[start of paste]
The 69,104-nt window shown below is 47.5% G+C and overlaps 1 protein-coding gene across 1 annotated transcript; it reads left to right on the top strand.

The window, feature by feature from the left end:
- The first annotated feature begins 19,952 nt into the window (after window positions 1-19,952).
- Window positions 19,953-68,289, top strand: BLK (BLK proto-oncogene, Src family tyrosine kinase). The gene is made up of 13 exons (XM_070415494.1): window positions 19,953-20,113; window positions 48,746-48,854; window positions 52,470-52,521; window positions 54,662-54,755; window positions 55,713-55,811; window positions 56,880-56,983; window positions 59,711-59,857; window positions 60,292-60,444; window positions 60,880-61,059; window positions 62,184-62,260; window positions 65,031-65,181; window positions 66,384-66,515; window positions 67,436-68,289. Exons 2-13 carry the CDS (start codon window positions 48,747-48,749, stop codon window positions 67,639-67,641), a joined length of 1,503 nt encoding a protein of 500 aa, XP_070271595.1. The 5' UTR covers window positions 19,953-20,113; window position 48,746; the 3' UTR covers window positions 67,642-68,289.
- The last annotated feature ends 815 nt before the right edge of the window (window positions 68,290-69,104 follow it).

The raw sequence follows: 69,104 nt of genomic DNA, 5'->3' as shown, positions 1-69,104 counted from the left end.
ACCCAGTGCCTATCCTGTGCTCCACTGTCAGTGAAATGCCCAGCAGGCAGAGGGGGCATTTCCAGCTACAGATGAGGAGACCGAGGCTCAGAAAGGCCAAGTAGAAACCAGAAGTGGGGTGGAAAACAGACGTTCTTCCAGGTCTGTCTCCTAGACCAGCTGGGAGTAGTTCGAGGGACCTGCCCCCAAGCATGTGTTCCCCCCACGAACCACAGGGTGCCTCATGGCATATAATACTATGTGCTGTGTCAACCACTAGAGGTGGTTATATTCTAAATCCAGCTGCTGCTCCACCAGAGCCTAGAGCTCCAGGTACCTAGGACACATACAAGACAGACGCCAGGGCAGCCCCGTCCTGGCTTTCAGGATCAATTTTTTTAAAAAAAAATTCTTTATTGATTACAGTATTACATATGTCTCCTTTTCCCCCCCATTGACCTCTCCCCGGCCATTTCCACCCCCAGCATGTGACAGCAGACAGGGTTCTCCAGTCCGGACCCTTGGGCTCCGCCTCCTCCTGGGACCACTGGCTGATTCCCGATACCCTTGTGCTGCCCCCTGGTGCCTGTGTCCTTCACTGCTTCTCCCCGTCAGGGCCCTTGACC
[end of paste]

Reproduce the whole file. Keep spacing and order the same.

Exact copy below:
The 69,104-nt window shown below is 47.5% G+C and overlaps 1 protein-coding gene across 1 annotated transcript; it reads left to right on the top strand.

The window, feature by feature from the left end:
- The first annotated feature begins 19,952 nt into the window (after window positions 1-19,952).
- Window positions 19,953-68,289, top strand: BLK (BLK proto-oncogene, Src family tyrosine kinase). The gene is made up of 13 exons (XM_070415494.1): window positions 19,953-20,113; window positions 48,746-48,854; window positions 52,470-52,521; window positions 54,662-54,755; window positions 55,713-55,811; window positions 56,880-56,983; window positions 59,711-59,857; window positions 60,292-60,444; window positions 60,880-61,059; window positions 62,184-62,260; window positions 65,031-65,181; window positions 66,384-66,515; window positions 67,436-68,289. Exons 2-13 carry the CDS (start codon window positions 48,747-48,749, stop codon window positions 67,639-67,641), a joined length of 1,503 nt encoding a protein of 500 aa, XP_070271595.1. The 5' UTR covers window positions 19,953-20,113; window position 48,746; the 3' UTR covers window positions 67,642-68,289.
- The last annotated feature ends 815 nt before the right edge of the window (window positions 68,290-69,104 follow it).

The raw sequence follows: 69,104 nt of genomic DNA, 5'->3' as shown, positions 1-69,104 counted from the left end.
ACCCAGTGCCTATCCTGTGCTCCACTGTCAGTGAAATGCCCAGCAGGCAGAGGGGGCATTTCCAGCTACAGATGAGGAGACCGAGGCTCAGAAAGGCCAAGTAGAAACCAGAAGTGGGGTGGAAAACAGACGTTCTTCCAGGTCTGTCTCCTAGACCAGCTGGGAGTAGTTCGAGGGACCTGCCCCCAAGCATGTGTTCCCCCCACGAACCACAGGGTGCCTCATGGCATATAATACTATGTGCTGTGTCAACCACTAGAGGTGGTTATATTCTAAATCCAGCTGCTGCTCCACCAGAGCCTAGAGCTCCAGGTACCTAGGACACATACAAGACAGACGCCAGGGCAGCCCCGTCCTGGCTTTCAGGATCAATTTTTTTAAAAAAAAATTCTTTATTGATTACAGTATTACATATGTCTCCTTTTCCCCCCCATTGACCTCTCCCCGGCCATTTCCACCCCCAGCATGTGACAGCAGACAGGGTTCTCCAGTCCGGACCCTTGGGCTCCGCCTCCTCCTGGGACCACTGGCTGATTCCCGATACCCTTGTGCTGCCCCCTGGTGCCTGTGTCCTTCACTGCTTCTCCCCGTCAGGGCCCTTGACC